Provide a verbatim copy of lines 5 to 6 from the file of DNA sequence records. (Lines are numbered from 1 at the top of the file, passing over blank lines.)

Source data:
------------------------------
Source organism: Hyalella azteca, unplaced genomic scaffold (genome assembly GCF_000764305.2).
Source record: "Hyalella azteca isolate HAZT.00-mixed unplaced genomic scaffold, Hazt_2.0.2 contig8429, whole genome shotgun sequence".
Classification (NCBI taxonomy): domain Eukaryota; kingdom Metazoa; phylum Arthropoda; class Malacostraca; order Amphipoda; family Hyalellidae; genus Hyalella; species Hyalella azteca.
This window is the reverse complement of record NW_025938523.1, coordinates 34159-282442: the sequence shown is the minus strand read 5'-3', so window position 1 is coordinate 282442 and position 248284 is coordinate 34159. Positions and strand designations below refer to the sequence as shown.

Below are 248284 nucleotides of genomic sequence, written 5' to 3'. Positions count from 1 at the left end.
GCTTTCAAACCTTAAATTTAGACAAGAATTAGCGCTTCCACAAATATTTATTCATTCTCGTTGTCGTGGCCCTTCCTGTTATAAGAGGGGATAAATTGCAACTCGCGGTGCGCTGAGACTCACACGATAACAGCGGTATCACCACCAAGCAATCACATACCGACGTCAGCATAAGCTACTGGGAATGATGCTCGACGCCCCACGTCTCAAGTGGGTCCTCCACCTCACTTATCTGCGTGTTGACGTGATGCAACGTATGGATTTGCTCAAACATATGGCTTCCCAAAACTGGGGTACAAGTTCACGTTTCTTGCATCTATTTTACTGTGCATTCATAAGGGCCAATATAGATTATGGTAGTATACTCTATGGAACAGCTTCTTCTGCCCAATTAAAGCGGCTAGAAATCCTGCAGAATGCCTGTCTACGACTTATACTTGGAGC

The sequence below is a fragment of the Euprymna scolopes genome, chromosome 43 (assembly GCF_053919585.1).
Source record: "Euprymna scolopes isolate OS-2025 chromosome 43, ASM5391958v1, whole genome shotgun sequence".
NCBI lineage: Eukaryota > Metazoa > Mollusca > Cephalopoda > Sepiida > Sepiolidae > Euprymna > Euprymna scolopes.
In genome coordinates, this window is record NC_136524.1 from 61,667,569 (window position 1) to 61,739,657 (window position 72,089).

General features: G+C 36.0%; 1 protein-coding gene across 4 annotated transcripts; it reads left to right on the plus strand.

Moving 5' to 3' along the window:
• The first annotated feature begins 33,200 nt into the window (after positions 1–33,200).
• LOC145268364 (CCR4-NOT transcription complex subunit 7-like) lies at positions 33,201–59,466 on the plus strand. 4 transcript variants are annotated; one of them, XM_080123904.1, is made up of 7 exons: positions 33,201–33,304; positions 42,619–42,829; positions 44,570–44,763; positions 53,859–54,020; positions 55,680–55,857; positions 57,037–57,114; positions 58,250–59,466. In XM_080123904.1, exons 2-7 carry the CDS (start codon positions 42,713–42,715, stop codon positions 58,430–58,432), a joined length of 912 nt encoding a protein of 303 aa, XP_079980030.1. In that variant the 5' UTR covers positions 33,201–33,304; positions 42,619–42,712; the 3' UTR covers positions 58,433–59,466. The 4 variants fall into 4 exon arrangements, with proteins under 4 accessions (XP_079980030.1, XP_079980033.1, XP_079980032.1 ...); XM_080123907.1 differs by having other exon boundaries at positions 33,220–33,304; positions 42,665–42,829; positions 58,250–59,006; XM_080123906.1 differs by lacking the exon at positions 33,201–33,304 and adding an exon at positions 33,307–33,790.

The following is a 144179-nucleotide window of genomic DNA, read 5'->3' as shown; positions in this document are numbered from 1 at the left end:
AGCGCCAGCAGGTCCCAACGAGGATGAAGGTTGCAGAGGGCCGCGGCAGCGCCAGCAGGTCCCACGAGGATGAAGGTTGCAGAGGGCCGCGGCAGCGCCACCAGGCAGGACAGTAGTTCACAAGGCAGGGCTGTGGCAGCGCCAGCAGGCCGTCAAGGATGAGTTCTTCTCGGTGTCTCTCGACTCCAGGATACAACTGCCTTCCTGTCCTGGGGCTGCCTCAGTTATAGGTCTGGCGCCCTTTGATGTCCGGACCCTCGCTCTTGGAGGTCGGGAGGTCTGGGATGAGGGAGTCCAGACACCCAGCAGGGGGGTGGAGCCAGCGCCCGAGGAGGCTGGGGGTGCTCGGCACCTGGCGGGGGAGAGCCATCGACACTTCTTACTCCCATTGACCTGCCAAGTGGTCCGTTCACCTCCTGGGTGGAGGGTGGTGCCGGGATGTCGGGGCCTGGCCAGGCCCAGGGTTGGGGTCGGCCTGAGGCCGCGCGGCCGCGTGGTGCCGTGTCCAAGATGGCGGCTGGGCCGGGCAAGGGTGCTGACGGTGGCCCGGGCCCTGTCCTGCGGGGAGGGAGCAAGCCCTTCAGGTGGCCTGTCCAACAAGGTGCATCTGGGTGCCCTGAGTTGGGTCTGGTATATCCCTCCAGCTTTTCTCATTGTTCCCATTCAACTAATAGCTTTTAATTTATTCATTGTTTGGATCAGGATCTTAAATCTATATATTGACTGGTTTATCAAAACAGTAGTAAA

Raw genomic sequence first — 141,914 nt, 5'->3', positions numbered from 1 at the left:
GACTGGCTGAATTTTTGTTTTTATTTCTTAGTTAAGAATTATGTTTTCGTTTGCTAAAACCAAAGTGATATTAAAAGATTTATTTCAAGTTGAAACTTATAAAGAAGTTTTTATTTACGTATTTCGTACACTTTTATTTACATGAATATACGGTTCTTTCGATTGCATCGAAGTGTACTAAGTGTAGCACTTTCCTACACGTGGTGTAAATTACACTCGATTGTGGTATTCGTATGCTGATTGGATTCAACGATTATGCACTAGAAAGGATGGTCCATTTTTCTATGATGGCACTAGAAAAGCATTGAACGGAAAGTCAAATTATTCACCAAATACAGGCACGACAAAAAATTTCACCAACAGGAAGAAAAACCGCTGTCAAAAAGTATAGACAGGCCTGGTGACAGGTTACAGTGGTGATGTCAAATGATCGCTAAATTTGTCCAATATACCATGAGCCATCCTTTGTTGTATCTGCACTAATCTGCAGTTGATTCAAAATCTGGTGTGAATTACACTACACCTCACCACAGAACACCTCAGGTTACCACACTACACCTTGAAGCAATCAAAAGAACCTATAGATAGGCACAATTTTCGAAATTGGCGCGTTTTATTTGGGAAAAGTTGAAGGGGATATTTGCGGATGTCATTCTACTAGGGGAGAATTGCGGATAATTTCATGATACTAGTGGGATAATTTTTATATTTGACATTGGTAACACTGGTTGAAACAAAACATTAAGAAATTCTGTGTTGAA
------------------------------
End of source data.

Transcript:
Below are 248284 nucleotides of genomic sequence, written 5' to 3'. Positions count from 1 at the left end.
GCTTTCAAACCTTAAATTTAGACAAGAATTAGCGCTTCCACAAATATTTATTCATTCTCGTTGTCGTGGCCCTTCCTGTTATAAGAGGGGATAAATTGCAACTCGCGGTGCGCTGAGACTCACACGATAACAGCGGTATCACCACCAAGCAATCACATACCGACGTCAGCATAAGCTACTGGGAATGATGCTCGACGCCCCACGTCTCAAGTGGGTCCTCCACCTCACTTATCTGCGTGTTGACGTGATGCAACGTATGGATTTGCTCAAACATATGGCTTCCCAAAACTGGGGTACAAGTTCACGTTTCTTGCATCTATTTTACTGTGCATTCATAAGGGCCAATATAGATTATGGTAGTATACTCTATGGAACAGCTTCTTCTGCCCAATTAAAGCGGCTAGAAATCCTGCAGAATGCCTGTCTACGACTTATACTTGGAGC